The adult mammalian cochlea lacks regenerative ability and the irreversible degeneration of cochlear sensory hair cells leads to permanent hearing loss. Previous data show that early postnatal cochlea harbors stem/progenitor-like cells and shows a limited regenerative/repair capacity. These properties are progressively lost later during the postnatal development. Little is known about the genes and pathways that are potentially involved in this difference of the regenerative/repair potentialities between early postnatal and adult mammalian cochlear sensory epithelia (CSE). The goal of our study is to investigate the transcriptomic profiles of these two stages. We used Mouse Genome 430 2.0 microarray to perform an extensive analysis of the genes expressed in mouse postnatal day-3 (P3) and adult CSE. Statistical analysis of microarray data was performed using SAM (Significance Analysis of Microarrays) software. We identified 5644 statistically significant differentially expressed transcripts with a fold change (FC) >2 and a False Discovery Rate (FDR) ?0.05. The P3 CSE signature included 3,102 transcripts, among which were known genes in the cochlea, but also new transcripts such as, Hmga2 (high mobility group AT-hook 2) and Nrarp (Notch-regulated ankyrin repeat protein). The adult CSE overexpressed 2,542 transcripts including new transcripts, such as Prl (Prolactin) and Ar (Androgen receptor), that previously were not known to be expressed in the adult cochlea. Our comparative study revealed important genes and pathways differentially expressed between the developing and adult CSE. The identification of new candidate genes would be useful as potential markers of the maintenance or the loss of stem cells and regenerative/repair ability during mammalian cochlear development.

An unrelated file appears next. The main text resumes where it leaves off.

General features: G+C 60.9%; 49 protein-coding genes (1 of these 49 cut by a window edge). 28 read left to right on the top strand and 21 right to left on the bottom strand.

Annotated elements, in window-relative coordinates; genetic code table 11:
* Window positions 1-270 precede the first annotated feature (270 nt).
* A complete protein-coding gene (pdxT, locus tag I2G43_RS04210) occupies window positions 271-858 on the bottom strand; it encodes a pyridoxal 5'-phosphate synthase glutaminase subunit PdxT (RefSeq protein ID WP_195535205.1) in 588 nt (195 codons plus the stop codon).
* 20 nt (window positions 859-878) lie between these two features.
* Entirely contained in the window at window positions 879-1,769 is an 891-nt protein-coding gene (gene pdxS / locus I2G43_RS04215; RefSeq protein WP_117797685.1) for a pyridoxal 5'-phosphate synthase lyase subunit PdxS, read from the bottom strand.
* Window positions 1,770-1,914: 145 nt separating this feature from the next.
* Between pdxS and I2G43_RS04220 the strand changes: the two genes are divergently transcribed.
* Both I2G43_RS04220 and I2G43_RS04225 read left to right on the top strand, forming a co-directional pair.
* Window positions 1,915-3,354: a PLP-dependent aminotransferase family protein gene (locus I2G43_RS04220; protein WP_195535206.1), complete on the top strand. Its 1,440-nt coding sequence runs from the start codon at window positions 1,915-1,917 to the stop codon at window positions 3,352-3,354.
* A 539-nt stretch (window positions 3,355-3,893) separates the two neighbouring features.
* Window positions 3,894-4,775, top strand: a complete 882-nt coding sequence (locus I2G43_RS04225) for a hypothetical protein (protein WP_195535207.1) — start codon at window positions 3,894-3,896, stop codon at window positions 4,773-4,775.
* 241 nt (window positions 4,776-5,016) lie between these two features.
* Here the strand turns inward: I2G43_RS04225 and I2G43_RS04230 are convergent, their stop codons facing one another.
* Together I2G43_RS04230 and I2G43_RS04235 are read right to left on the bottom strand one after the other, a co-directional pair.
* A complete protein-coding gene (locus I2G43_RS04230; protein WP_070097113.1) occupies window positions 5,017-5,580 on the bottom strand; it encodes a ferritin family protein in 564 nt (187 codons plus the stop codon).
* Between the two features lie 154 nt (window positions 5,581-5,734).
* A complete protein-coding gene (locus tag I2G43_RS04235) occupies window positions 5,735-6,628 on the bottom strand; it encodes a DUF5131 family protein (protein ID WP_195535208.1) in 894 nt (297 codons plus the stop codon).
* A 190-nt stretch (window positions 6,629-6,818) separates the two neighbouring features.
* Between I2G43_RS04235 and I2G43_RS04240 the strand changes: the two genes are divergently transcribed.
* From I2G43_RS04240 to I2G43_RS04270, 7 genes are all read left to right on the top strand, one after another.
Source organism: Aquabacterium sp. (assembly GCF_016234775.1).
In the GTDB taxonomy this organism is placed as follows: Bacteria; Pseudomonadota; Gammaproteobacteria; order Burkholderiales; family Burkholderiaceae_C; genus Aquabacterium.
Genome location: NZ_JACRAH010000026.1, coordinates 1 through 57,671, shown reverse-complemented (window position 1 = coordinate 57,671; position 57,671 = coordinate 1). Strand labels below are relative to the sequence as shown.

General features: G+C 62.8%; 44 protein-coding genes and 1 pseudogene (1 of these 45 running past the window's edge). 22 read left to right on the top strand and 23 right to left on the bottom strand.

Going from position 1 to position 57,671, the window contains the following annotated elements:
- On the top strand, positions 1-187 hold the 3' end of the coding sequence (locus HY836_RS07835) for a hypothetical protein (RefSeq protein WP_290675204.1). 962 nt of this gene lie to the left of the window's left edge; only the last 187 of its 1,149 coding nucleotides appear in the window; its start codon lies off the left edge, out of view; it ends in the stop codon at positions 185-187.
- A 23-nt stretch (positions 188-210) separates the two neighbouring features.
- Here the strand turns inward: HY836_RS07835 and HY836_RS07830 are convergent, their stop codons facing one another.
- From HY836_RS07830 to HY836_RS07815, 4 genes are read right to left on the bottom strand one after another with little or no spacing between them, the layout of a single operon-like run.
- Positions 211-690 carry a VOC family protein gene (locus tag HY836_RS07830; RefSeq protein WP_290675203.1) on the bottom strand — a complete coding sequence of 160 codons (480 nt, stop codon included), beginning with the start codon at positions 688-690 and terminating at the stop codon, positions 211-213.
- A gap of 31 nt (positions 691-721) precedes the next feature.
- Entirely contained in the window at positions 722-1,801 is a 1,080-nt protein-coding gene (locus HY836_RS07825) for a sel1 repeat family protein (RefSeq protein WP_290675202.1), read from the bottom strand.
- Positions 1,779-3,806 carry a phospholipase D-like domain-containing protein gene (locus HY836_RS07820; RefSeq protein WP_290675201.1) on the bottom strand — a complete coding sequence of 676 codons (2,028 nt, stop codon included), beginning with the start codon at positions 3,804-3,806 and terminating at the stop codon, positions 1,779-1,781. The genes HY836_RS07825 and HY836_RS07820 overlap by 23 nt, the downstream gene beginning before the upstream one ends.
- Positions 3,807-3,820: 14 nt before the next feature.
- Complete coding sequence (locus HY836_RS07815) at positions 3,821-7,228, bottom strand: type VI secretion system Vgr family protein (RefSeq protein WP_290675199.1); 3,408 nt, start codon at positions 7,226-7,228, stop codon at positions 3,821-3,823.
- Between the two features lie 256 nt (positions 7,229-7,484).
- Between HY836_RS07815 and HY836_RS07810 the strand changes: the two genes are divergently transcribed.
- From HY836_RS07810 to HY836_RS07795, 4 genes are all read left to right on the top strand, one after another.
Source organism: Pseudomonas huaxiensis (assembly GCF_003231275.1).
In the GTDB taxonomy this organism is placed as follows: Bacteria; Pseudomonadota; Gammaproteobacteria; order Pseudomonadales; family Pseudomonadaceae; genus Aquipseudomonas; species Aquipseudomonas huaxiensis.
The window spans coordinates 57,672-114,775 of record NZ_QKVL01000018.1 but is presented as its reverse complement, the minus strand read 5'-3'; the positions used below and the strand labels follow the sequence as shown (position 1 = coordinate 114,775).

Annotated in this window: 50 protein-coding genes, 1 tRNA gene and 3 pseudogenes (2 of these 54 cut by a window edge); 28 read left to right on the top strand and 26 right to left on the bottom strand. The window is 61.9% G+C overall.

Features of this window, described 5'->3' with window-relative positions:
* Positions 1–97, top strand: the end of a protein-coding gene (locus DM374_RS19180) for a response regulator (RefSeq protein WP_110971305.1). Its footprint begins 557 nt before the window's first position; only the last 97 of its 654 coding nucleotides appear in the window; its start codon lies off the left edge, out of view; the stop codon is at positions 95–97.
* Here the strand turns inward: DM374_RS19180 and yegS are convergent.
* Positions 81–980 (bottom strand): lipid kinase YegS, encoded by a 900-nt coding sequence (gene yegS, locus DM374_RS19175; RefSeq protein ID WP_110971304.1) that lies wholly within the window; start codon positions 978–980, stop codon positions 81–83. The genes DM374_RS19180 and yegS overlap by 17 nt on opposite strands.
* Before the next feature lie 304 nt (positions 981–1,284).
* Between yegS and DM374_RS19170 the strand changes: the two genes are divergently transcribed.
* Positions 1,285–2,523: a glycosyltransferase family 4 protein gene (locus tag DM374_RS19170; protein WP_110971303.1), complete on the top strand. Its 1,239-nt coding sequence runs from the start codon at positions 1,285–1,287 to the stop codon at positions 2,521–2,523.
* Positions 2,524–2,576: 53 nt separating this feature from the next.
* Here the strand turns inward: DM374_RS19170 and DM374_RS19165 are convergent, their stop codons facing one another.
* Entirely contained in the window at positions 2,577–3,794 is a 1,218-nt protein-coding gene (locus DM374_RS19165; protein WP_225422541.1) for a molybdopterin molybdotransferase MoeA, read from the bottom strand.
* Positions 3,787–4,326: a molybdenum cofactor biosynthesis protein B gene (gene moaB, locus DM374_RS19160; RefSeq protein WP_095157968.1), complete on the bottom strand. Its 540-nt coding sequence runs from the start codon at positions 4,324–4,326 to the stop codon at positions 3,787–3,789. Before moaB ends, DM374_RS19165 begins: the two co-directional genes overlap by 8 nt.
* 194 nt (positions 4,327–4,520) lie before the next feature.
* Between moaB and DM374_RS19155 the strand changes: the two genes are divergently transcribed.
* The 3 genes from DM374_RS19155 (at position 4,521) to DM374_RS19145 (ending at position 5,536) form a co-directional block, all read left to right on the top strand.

Otosclerosis is a disease of abnormal bone remodeling in the human otic capsule that can lead to progressive hearing loss. Little of the underlying disease etiology has been elucidated thus far, although several studies have suggested that COL1A1 may play a role based on its importance in bone metabolism and other diseases like osteoporosis and osteogenesis imperfecta. Genetic association studies between COL1A1 and otosclerosis, however, have been contradictory. To resolve this issue, we studied a large Belgian-Dutch and a Swiss population for a genetic association between COL1A1 and otosclerosis and additionally performed a meta-analysis to investigate the overall genetic effect of COL1A1 on all otosclerosis populations studied to date. We found a significant association both in the Belgian-Dutch population and in the meta-analysis. In aggregate, our analysis supports evidence for an association between COL1A1 and otosclerosis although effect sizes of the variants reported in the initial studies are likely to be an overestimate of true effect sizes.
Recessive mutations of the SLC26A4 (PDS) gene on chromosome 7q31 can cause sensorineural hearing loss with goiter (Pendred syndrome) or non-syndromic autosomal recessive hearing loss (DFNB4). Furthermore, mutations in the GJB2 gene results in autosomal recessive (DFNB1) and dominant (DFNA3) non-syndromic hearing loss. The aim of the present study was to characterize a family with Pendred syndrome affected by severe to profound HL and presenting goiter.